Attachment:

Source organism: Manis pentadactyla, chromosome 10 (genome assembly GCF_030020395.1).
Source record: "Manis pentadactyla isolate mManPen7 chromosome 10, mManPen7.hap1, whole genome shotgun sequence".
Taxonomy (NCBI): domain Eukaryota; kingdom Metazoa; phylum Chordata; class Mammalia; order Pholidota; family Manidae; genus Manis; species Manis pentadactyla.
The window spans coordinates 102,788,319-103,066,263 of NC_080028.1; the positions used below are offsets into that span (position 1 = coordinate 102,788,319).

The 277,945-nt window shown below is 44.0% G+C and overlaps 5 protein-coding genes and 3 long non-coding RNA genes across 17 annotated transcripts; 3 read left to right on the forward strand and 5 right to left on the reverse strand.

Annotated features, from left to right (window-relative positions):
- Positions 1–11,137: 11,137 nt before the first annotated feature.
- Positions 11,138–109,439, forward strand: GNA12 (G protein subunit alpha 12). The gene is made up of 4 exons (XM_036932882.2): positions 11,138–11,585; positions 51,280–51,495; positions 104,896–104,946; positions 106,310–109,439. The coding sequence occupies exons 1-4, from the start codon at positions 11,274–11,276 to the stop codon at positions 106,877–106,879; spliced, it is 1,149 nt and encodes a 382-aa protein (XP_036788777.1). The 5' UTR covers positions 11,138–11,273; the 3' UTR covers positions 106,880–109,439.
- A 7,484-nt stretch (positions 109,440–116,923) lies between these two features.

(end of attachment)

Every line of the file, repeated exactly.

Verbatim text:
Source organism: Manis pentadactyla, chromosome 10 (genome assembly GCF_030020395.1).
Source record: "Manis pentadactyla isolate mManPen7 chromosome 10, mManPen7.hap1, whole genome shotgun sequence".
Taxonomy (NCBI): domain Eukaryota; kingdom Metazoa; phylum Chordata; class Mammalia; order Pholidota; family Manidae; genus Manis; species Manis pentadactyla.
The window spans coordinates 102,788,319-103,066,263 of NC_080028.1; the positions used below are offsets into that span (position 1 = coordinate 102,788,319).

The 277,945-nt window shown below is 44.0% G+C and overlaps 5 protein-coding genes and 3 long non-coding RNA genes across 17 annotated transcripts; 3 read left to right on the forward strand and 5 right to left on the reverse strand.

Annotated features, from left to right (window-relative positions):
- Positions 1–11,137: 11,137 nt before the first annotated feature.
- Positions 11,138–109,439, forward strand: GNA12 (G protein subunit alpha 12). The gene is made up of 4 exons (XM_036932882.2): positions 11,138–11,585; positions 51,280–51,495; positions 104,896–104,946; positions 106,310–109,439. The coding sequence occupies exons 1-4, from the start codon at positions 11,274–11,276 to the stop codon at positions 106,877–106,879; spliced, it is 1,149 nt and encodes a 382-aa protein (XP_036788777.1). The 5' UTR covers positions 11,138–11,273; the 3' UTR covers positions 106,880–109,439.
- A 7,484-nt stretch (positions 109,440–116,923) lies between these two features.